“I was a typical young Southerner, born and raised in LA—Lower Alabama.” Meet Bob Zellner.
I got to do just that, last October, when Bob and his activist wife Pamela joined my Common Power Team NC canvassing group. Over big plates of BBQ, I got to ask Bob questions about events I’d read about in his book, The Wrong Side of Murder Creek. Like the time Bob was beaten badly on the steps of the town hall of McComb, Mississippi, in a march led by Black high school students. But in the New York Times article, they called Bob “the leader” of the march–because he was the only White guy there.
You could call Bob the White counterpart of Representative John Lewis; they grew up quite close to each other in Alabama, both poor, both country–but on either side of the color line. Which explains why Bob started life from a KKK-supporting family, before becoming the first White field secretary of the Student Nonviolent Coordinating Committee (SNCC) in the 1960s.
Bob’s a folksy guy; like a lot of Southerners, he’s not into drama. Just tells it like it was–and is. His mission today, he says, and for the rest of his life, is to tell young people: “You can be White, and you can be a Civil Rights activist, and you can survive.”
Come to think–that’s a pretty good message right there. Reading Bob’s story, not to mention rubbing shoulders with him, reminded me how ordinary these extraordinary “ACTIVISTS” can be. Maybe a teensy bit braver than I am…
I hope you listen to Bob or check out his book. Pass it on!
I’m not going to spend time talking about why I’ve stepped away from this blog for the past year. I’d rather talk about what brought me back.
Since Sandy Hook, since Trayvon, since Charlottesville, since [fill in your own moment of “whatthefuckishappeningtous”], I’ve been looking for people and ideas and groups which provide myself with hope and purpose. Along with my family; some dear friends; some small-but-mighty organizations within my community; music; nature, and writing, I found Common Power, and its educational branch, The Institute for Common Power, both of which I have written about.
For the last three years, I’ve gone deeper into action to protect and extend democracy, mostly through phone-banking and donations, but also writing letters to elected officials, and, last October, canvassing in my home state, North Carolina.
Dr. Williams is a History professor at the University of St. Thomas in St. Paul, MN, and founder of their Racial Justice Initiative. It was his part of that 24 hours of teaching that got me back to Wing’s World. He talked about two “challengers,” starting with NASA’s Challenger Space Shuttle, which exploded live on TV in 1986 (which many of us remember all too well).
Dr. Williams reminded us how Ronald Reagan went on TV to tell American children the tragedy:
“We don’t hide our space program. We don’t keep secrets and cover things up. We do it all up front and in public. That’s the way democracy is, and we wouldn’t change it for a minute.”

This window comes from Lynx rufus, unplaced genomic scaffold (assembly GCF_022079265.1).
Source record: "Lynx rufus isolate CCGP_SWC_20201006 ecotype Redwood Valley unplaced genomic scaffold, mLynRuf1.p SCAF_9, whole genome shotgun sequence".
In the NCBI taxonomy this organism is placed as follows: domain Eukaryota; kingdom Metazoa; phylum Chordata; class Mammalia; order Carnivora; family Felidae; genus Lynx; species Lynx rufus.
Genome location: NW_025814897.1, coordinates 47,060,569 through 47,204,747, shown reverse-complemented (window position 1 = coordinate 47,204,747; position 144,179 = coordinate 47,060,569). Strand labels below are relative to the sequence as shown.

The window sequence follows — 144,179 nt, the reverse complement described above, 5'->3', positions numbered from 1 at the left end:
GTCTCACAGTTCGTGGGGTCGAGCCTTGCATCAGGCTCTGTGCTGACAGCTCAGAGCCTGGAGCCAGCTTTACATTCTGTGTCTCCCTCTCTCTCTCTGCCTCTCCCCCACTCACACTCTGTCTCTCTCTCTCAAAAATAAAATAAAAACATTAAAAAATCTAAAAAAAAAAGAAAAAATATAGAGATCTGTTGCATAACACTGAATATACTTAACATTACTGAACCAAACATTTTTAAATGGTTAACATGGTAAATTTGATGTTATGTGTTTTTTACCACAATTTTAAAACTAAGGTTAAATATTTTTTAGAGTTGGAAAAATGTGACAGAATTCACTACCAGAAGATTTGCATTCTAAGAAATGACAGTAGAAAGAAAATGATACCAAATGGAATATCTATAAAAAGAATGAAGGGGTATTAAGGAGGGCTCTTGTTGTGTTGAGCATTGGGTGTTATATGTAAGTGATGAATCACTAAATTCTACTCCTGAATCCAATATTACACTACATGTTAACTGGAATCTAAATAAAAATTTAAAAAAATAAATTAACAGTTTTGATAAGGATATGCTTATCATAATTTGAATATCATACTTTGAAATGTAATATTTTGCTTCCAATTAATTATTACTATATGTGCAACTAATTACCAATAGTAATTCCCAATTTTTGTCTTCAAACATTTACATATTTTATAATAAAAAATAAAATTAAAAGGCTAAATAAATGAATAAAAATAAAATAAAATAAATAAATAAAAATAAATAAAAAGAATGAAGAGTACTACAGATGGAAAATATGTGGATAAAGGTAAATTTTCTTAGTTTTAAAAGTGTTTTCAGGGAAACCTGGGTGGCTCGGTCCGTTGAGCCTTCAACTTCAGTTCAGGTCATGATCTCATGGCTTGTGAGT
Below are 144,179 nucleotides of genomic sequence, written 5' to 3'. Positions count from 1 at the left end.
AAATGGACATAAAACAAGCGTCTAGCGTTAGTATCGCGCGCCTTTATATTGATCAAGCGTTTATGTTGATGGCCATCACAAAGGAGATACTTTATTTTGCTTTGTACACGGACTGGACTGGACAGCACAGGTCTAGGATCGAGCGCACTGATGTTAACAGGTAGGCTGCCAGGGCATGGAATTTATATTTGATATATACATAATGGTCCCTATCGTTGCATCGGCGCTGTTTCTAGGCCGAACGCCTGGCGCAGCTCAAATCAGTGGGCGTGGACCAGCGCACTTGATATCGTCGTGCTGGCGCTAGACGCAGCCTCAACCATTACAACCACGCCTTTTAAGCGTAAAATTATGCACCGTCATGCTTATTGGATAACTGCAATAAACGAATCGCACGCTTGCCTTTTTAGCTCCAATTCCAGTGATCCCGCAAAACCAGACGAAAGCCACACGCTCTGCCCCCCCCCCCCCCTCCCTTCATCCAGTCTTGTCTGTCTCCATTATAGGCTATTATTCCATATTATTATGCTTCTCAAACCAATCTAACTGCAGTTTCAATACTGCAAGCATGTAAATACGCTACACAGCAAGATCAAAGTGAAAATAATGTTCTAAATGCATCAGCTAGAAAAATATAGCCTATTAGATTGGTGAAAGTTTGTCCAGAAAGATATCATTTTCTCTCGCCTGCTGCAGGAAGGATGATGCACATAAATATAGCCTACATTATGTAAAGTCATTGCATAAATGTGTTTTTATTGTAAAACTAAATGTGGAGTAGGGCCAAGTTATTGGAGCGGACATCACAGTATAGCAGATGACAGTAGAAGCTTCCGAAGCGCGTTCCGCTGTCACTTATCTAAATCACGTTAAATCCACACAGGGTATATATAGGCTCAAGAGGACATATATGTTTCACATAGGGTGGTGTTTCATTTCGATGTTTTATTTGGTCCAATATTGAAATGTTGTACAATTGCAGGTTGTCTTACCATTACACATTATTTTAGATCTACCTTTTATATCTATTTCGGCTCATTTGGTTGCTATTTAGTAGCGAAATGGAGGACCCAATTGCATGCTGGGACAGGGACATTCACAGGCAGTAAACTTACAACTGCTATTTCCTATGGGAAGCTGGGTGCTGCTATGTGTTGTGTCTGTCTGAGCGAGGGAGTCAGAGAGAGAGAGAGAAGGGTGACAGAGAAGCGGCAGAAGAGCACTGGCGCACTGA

His message: Ron DeSantis, anti-“woke” Republicans–are you LISTENING? Democracy means FACING UP TO BAD STUFF. Like, you know…U.S. History.
Dr. Williams closed by talking about Muhammad Ali, of whom actor/director Ed Begley Jr. said, “Ali’s secret was that he was always the challenger.”
And this historian/activist then looked at the camera and asked us listeners to find ways to continue to be the challenger. To do more than what we’ve been doing to help our country be its best self.
And I thought: okay. At the very least, something I can do is to expand Dr. Williams’ message.
So in the next few weeks, I’ll be highlighting some of the talks from that incredible 24 hours. I’ll be sharing, amplifying, extolling the messages I’m absorbing about how to help our country. And if just a few of you reading this decide to do the same, consider yourselves challengers too.
When folks say, “Shit just got real,” they generally mean shit just got real for them. Clearly, shit has been real for several hundred years in this country for vast numbers of people.
(Courtesy of Wikimedia Commons: Dedicated to the Foot Soldiers of Birmingham Park)
But Florida, under the leadership of Ron DeSantis, just made it real for me. As a former history teacher, realizing that Florida’s new “Stop Woke Act” would penalize most of my old lesson plans was a watershed moment.
What would the Stop Woke bill do? According to the Florida ACLU:
ASSAULT ON DIVERSITY, EQUITY, AND INCLUSION TRAINING:
● This bill flips the script – deeming non-discrimination trainings as a source of discrimination.
● Under this bill, employees could sue their employers for discrimination if: ○ They claimed a feeling of “discomfort” during equity and inclusion training. ○ They claimed a feeling of “guilt” for being a man after attending sexual harrassment training. ○ They claimed a feeling of anguish after attending a session on implicit bias. ○ They claimed a feeling of “psychological distress” after being taught about discrimination perpetrated against LGBTQ people by others.